What is Schizophrenia and How is it Treated?
Few mental illnesses are as feared, misunderstood, or stigmatized as schizophrenia. A serious brain disorder that makes it hard to distinguish the real from the imaginary, schizophrenia often causes psychotic episodes in which people completely lose touch with reality. Careers suffer, relationships crumble. Helplessness takes hold.
Many people mistakenly believe that schizophrenia can’t be treated, and that those who suffer with it are condemned to lead unfulfilling lives. The truth is, with proper diagnosis and support, schizophrenia is a highly manageable condition. Early intervention is key to a successful recovery. And the first step toward getting better is knowing what to look out for.
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Identifying symptoms of schizophrenia
The first signs of schizophrenia usually appear during adolescence or early adulthood. Sometimes they show up suddenly, during a severe psychotic episode, but they can also develop gradually over time.
While no two cases of schizophrenia will necessarily look the same, it’s important to take note of some of the major warning signs:
- Hallucinations. A common symptom of schizophrenia is “hearing voices” that give commands or hurl insults, but it’s also possible to experience other sensations, such as smelling nonexistent odors or feeling skin crawl.
- Delusions. Nonsensical thoughts or false beliefs can pervade the brain of a person with schizophrenia, causing them to disconnect from reality and isolate themselves.
- Catatonia. During a psychotic episode, sufferers may slip into an unresponsive, immobile state, much like a coma.
Additional symptoms may occur, such as:
- Lack of emotion
- Difficulty focusing
- Poor self-regulation
- Extreme disorganization
Obtaining a diagnosis
Early diagnosis of schizophrenia increases the chances of a successful recovery. If you suspect you or a loved one may have schizophrenia, the most important thing to do is to seek immediate care from an experienced medical professional who can determine the origin of your symptoms.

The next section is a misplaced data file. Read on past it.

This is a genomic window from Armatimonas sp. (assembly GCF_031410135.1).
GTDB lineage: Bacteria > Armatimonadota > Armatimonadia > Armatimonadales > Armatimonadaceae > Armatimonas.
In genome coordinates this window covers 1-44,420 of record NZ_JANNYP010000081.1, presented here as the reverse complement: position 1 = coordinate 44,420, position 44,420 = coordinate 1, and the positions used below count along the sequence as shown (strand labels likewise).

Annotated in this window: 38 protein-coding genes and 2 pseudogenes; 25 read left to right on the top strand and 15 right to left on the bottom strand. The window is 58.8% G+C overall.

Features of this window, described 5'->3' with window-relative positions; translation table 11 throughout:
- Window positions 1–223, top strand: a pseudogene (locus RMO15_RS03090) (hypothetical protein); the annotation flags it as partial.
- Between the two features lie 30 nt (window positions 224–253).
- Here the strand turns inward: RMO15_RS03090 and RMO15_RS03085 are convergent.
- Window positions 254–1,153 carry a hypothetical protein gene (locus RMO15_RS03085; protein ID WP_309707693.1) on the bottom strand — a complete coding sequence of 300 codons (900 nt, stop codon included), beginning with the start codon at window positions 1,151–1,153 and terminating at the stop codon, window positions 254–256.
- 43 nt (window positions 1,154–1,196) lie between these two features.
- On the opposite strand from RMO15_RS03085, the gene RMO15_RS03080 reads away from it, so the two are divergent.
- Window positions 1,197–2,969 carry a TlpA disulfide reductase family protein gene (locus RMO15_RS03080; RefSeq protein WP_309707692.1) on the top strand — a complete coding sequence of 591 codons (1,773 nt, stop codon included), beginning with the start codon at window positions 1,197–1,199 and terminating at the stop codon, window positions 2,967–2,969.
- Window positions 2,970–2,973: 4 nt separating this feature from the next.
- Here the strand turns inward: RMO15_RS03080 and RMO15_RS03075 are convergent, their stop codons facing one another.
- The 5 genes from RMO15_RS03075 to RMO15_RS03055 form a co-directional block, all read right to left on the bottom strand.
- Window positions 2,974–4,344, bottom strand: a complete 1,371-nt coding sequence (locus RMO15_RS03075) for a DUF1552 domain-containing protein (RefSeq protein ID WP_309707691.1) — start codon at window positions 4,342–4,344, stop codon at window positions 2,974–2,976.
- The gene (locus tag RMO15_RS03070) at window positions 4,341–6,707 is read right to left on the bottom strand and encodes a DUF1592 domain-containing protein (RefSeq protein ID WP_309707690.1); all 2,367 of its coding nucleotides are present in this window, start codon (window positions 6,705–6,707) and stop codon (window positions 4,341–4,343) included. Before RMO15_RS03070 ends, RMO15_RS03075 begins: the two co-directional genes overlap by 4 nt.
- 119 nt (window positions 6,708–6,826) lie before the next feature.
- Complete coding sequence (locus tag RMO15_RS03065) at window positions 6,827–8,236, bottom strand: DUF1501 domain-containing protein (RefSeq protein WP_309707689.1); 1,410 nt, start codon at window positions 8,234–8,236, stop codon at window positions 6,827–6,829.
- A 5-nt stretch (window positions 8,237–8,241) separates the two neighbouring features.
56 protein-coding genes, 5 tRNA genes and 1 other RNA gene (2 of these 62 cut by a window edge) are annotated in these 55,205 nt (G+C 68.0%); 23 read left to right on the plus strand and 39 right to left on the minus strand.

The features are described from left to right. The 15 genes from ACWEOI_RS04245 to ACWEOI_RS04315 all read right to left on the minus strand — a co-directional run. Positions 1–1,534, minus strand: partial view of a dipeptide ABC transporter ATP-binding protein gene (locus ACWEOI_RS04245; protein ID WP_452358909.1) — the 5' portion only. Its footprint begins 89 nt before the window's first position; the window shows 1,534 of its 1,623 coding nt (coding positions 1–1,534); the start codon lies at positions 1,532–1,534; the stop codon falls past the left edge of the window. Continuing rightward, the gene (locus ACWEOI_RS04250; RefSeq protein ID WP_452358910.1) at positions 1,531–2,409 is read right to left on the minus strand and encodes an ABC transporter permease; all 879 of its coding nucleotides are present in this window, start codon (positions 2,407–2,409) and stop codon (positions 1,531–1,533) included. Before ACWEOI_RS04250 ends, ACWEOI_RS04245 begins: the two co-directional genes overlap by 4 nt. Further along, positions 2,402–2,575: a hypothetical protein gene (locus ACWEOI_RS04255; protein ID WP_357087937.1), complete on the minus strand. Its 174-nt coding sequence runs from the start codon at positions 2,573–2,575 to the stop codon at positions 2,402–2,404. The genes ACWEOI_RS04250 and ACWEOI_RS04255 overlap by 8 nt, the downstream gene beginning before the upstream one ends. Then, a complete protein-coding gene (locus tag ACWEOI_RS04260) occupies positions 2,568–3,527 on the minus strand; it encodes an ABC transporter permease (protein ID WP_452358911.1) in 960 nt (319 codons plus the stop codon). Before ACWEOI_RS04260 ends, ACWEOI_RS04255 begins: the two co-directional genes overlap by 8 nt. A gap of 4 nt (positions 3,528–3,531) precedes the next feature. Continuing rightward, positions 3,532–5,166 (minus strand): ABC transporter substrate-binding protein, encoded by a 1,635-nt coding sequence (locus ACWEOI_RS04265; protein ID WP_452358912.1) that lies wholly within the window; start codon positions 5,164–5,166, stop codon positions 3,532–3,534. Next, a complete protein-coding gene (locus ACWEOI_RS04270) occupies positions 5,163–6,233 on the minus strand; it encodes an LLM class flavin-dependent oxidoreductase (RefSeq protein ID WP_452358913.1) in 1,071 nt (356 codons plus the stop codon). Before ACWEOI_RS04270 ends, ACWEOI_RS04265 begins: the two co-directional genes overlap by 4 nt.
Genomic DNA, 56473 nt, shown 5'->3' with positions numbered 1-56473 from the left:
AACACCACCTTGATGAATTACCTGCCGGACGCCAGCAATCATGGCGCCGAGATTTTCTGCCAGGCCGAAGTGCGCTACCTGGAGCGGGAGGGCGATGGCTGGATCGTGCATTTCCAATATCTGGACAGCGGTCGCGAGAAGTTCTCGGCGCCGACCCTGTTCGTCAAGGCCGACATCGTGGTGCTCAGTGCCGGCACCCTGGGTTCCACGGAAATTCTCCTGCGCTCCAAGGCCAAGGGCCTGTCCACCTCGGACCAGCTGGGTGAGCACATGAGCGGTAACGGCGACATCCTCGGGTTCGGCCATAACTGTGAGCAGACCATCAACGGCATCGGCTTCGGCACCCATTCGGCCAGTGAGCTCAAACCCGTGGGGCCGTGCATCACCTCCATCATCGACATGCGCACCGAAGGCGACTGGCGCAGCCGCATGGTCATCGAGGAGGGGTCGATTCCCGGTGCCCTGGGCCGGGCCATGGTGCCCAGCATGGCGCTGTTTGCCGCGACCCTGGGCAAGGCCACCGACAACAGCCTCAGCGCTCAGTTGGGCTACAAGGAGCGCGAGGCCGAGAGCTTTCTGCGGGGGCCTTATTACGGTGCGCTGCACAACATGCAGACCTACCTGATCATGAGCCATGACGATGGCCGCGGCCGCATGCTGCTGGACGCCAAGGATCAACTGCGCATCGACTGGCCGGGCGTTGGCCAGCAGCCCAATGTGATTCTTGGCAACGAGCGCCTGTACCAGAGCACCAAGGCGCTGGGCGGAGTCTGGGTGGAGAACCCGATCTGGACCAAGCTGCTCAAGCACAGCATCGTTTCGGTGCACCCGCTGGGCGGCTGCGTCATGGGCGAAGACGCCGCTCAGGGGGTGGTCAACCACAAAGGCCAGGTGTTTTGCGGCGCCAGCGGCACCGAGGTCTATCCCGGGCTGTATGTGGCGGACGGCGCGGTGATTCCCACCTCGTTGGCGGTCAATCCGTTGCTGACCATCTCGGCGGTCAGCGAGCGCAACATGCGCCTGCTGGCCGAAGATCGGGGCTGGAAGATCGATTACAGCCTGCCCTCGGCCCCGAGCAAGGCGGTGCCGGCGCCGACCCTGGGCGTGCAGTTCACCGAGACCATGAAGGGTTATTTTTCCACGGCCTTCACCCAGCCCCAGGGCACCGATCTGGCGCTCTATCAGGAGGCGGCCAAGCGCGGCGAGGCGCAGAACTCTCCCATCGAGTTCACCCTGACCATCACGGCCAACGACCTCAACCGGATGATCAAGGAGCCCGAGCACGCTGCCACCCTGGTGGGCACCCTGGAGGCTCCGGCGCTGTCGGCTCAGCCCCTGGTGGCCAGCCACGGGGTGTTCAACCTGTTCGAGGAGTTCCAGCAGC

Doctors may begin by conducting blood tests or brain scans to rule out physical illness, followed by a series of diagnostic interviews and assessments to evaluate symptoms. In general, a person must experience symptoms for at least six months to be identified as schizophrenic.
There’s no cure for schizophrenia, but consistent, long-term treatment is available to reduce – and in some cases, eliminate – the symptoms. Treatment varies on a case-by-case basis, but it usually includes one or more of the following:
- Anti-psychotic medications. Medications are available in many different forms, including pills, liquids, and injectables. It can take some time to identify the best medication and dosage, as well as to properly manage side effects.
- Psychotherapy. Once stabilization is achieved through medication, talk therapy is crucial in helping patients understand their diagnosis, manage their symptoms, and develop coping strategies for the future.
- Social support. Adjusting to life with schizophrenia can be a challenge. Support structures such as job placement, housing assistance, and training for communication and social skills can go a long way toward an active, healthy recovery.
Affinity can help
If you or a loved one has been diagnosed with schizophrenia, Affinity Treatment Centers can help. Our residential care facilities offer medical, therapeutic, and social services, all in a comfortable, structured setting. We provide personalized treatment plans to customize your road to recovery in a stable and nurturing environment, and offer both short and long term residencies based on your individual needs.
You can recover from schizophrenia. Affinity Treatment Centers can show you how. Call us today at (760) 917-1112, and begin living a healthy, productive, joyful life.